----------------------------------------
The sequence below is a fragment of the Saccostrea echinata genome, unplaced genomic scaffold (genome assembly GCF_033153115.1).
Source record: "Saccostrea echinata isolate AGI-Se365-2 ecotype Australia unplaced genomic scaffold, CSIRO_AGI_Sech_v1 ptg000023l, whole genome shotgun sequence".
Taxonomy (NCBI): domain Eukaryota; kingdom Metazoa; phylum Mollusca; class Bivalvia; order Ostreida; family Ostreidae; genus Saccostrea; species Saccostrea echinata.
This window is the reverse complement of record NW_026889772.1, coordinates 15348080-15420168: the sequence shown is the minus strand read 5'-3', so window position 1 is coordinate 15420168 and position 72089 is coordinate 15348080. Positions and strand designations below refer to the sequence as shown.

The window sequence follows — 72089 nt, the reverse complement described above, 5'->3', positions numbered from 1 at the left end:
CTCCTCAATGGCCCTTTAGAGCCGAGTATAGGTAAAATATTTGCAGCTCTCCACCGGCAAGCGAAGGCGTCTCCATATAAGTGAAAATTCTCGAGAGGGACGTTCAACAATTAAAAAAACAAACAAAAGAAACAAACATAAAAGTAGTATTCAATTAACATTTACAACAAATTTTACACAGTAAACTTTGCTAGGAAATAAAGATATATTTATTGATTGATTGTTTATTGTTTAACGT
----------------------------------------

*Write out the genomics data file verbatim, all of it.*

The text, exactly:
The sequence below is a fragment of the Saccostrea echinata genome, unplaced genomic scaffold (genome assembly GCF_033153115.1).
Source record: "Saccostrea echinata isolate AGI-Se365-2 ecotype Australia unplaced genomic scaffold, CSIRO_AGI_Sech_v1 ptg000023l, whole genome shotgun sequence".
Taxonomy (NCBI): domain Eukaryota; kingdom Metazoa; phylum Mollusca; class Bivalvia; order Ostreida; family Ostreidae; genus Saccostrea; species Saccostrea echinata.
This window is the reverse complement of record NW_026889772.1, coordinates 15348080-15420168: the sequence shown is the minus strand read 5'-3', so window position 1 is coordinate 15420168 and position 72089 is coordinate 15348080. Positions and strand designations below refer to the sequence as shown.

The window sequence follows — 72089 nt, the reverse complement described above, 5'->3', positions numbered from 1 at the left end:
CTCCTCAATGGCCCTTTAGAGCCGAGTATAGGTAAAATATTTGCAGCTCTCCACCGGCAAGCGAAGGCGTCTCCATATAAGTGAAAATTCTCGAGAGGGACGTTCAACAATTAAAAAAACAAACAAAAGAAACAAACATAAAAGTAGTATTCAATTAACATTTACAACAAATTTTACACAGTAAACTTTGCTAGGAAATAAAGATATATTTATTGATTGATTGTTTATTGTTTAACGT